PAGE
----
The software itself is still hardware agnostic and any integrator can assemble and support any other kind of PC server, given that he has the adequate knowledge, time and desire to do so..

Rumen, because Milestone's 'open platform' was traditionally about being a pure play software that was hardware agnostic.

Don't believe me? See Milestone's "What is Our Open Platform Page?" In the video, Fullerton's first point is about Milestone being a 'pure software play.'

Obviously, offering NVRs, DVRs and being owned by a camera manufacturer eliminates that position.

Rumen, the way you are defining open platform, pretty much any end to end manufacturer meets it.

What was special about Milestone before was that they stuck to just software and did not pick sides or push their own hardware.

Now maybe this is a better (or worse) model but it's not what Milestone argued for the past decade was what made it special.

Maybe the competition is making them react in a way contrary to their previous stance or perhaps Canon is pushing this?

Maybe Milestone is trying to fill a demand it is hearing from its users. Say a user has a large number of locations with a small numbers of cameras, many existing analog systems that are functioning just fine. They want to protect their investment without having to rip and replace these systems. They want local recording because they know the bandwidth demand isn't going to give them a quality solution otherwise. Meanwhile, they have some large locations worthy of an enterprise VMS platform. They want to leverage that and bring all cameras online with one management system. Of course, there are ways to do this without depending on the hardware offered by Milestone. Maybe Husky product is just enough for some large chain convenience store or coffee retailer to pick Milestone instead of another and that opens their product up to a market they previously were not reaching. I wonder, will this offering solve the problem AND be cheap enough for that market to buy it?

Indeed, you are quite right about the "pure software play". I attended a seminar in spring 2012 where E. Fullerton argued exactly the same - they are only software focused manufacturer, they do not offer any hardware devices. He emphasized that IP is the only way to go. He even went so far as to suggest that if the customer asks for analogue or even hybrid - we should let him go and don't offer at all.. In a market where the ratio between analogue and IP was 80/20, this sounded really unrealistic (if not arogant). I would say that his presentation made a bad impression to many. Even from today's point of view in late 2014, IP is still not dominant on many markets and CVI/TVI/AHD are probably going to further threaten some parts of it - so I would say that the sectarian approach of Fullerton today sounds even more on the wrong side. And at that seminar in 2012 people were asking him about hybrid solutions (or at least not to pay for every channel of the expensive multi-channel encoders), about embedded devices with Milestone, about support of DVR devices..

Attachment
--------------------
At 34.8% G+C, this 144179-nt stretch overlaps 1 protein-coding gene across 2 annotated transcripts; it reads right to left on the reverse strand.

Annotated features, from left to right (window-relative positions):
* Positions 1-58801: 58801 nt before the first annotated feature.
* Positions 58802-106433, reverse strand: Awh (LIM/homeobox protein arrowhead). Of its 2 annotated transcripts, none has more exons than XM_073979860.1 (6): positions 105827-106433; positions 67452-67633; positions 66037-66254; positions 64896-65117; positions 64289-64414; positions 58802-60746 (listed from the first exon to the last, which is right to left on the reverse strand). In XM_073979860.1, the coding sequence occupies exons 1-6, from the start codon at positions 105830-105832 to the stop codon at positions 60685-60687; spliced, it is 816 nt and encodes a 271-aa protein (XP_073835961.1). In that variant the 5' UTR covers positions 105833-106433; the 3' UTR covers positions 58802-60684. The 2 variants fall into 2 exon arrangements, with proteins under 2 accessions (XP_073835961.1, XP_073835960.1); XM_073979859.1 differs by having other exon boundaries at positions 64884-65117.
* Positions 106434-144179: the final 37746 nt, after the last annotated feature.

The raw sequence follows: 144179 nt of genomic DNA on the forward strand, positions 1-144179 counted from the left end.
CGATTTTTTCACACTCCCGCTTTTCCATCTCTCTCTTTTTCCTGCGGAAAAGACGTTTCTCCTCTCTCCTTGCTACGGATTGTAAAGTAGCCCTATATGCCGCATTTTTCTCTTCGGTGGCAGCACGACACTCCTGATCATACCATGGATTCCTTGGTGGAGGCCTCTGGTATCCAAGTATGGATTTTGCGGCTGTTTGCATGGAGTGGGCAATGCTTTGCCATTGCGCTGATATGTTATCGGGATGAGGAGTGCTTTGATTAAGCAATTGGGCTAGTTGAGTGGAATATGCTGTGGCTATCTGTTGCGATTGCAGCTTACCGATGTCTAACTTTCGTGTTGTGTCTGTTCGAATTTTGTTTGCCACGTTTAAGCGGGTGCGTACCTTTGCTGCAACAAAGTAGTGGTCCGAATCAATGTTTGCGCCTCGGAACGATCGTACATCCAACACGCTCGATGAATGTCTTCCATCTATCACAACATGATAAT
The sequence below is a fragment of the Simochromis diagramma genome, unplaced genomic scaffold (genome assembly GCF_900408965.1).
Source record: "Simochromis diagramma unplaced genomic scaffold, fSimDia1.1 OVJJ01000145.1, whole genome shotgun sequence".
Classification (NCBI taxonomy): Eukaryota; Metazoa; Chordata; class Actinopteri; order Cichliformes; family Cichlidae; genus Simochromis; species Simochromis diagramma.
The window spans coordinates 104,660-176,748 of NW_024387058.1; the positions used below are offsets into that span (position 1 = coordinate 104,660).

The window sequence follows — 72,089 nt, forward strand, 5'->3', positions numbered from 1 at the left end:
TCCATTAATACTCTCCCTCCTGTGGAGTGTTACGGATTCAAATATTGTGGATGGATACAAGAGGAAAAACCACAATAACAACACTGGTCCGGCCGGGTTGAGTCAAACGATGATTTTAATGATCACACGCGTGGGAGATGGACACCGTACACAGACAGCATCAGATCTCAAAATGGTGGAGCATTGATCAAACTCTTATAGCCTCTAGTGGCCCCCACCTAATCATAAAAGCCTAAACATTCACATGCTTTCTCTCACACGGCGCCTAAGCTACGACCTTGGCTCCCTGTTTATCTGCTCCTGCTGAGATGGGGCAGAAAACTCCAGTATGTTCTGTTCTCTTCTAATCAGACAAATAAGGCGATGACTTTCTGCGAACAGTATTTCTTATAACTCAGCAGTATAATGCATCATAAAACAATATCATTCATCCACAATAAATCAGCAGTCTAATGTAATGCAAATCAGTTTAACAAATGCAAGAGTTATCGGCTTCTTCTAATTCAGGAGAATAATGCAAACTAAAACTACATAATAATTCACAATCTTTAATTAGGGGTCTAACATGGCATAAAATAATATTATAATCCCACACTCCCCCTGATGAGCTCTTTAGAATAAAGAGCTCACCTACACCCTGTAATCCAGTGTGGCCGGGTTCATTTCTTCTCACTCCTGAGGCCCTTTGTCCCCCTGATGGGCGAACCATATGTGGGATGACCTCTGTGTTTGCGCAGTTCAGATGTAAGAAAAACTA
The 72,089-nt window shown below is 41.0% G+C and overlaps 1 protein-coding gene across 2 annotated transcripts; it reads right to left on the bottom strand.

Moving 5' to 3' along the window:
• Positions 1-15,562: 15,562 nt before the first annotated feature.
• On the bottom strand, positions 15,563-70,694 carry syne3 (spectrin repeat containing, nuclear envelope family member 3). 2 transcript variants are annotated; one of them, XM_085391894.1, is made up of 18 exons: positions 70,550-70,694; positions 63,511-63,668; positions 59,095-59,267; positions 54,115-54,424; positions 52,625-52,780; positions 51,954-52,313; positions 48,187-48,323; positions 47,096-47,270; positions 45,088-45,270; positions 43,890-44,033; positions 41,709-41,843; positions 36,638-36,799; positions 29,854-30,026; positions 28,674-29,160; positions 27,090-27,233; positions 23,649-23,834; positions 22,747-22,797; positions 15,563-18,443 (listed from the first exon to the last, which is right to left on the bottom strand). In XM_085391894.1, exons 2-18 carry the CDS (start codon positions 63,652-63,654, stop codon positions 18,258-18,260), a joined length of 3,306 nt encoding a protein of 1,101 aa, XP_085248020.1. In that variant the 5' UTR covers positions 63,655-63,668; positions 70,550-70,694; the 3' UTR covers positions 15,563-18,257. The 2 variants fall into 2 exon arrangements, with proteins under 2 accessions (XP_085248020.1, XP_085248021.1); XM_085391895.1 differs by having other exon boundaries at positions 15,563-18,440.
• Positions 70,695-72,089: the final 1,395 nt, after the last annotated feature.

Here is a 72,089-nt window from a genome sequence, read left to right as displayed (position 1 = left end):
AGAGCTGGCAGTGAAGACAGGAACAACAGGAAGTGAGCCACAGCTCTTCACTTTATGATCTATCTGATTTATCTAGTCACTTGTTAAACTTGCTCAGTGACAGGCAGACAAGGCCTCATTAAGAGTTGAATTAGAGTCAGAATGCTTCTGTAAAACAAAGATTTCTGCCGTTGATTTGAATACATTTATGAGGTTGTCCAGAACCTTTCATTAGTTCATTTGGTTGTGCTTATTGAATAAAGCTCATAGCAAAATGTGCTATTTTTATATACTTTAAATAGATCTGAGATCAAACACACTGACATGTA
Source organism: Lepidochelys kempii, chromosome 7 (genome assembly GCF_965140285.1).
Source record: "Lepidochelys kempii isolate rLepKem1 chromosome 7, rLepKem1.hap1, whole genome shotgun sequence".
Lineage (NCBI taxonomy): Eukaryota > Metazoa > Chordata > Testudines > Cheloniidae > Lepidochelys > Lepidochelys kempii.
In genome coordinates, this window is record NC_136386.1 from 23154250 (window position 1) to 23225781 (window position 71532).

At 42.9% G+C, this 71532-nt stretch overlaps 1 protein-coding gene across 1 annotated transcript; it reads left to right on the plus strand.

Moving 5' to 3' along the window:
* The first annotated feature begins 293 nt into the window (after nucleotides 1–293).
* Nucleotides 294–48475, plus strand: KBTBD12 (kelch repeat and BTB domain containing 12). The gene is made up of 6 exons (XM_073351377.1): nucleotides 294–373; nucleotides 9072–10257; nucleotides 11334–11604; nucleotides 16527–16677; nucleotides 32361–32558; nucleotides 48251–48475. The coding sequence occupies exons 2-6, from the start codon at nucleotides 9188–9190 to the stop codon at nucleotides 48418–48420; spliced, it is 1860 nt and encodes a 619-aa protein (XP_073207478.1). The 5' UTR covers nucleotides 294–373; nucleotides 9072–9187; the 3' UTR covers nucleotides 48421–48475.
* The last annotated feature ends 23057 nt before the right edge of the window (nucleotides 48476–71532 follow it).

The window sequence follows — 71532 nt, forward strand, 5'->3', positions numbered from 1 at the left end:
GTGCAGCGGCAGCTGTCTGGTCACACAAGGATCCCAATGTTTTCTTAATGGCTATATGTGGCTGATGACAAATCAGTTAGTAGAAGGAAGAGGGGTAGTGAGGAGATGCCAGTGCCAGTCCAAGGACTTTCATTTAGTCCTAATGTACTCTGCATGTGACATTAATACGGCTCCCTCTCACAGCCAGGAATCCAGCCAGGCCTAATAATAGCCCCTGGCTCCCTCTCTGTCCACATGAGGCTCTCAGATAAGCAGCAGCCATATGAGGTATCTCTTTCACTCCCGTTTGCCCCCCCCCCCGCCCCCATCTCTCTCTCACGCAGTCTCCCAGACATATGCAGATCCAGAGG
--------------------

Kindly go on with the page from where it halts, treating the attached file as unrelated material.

It is a pity that they listened to the clients so late.. But hey, better late than never :)

Rumen, good feedback. For a very long time, Milestone was, as you say, 'sectarian.'

One big upside of this approach was that most of the other manufacturers, more than any other company, wanted to bring Milestone in to deals, because of this. They could trust that Milestone would not flip or steal other parts of the deal because Milestone only did software. These moves undermine this.

Will Milestone gain more by selling more parts than they lose by undermining their manufacturer partner network? Time will tell.

" Sad, very sad"...Why would this be sad? Sorry, but the personal Milestone bashing over here is getting old.

We use Milestone on pure analog retro fit projects--it works perfectly.

1. Because Milestone records at D1 vs CIF, it makes the old cameras look like new and all we changed was the software and server.

2. Your strictly analog system now has an upgrade path for IP cameras as they add new cameras.

3. How can you beat Milestone's new pricing??? 1 license per analog card IP address. You get 16 cameras in Milestone VMS for the price of 1 license. That's incredible! A huge cost saving that makes these analog only upgrades now competative with DVRs. Put that in your pipe and smoke it Avigilon (4 analogs for 1 lic).

4. New projects may be IP, but there's a HUGE market for upgrades that need to be done where analog is still going to stay.

We don't currently use the Husky appliance because our server builds are designed for us and more cost effective, but we'd certainly evaluate it for future projects.

I love IPVM but please, lets keep the personal bashing out of it. Just the facts....just the facts.

EJ, You're entitled to state you opinion here and so am I.

As for your facts:

  • Everyone offers D1 recording today, it's no advantage to Milestone.
  • The strictly analog path had a path before. It was to use encoder appliances.
  • I think Milestone's encoder license pricing is attractive. It can be done with encoder appliances, even without Husky hybrid.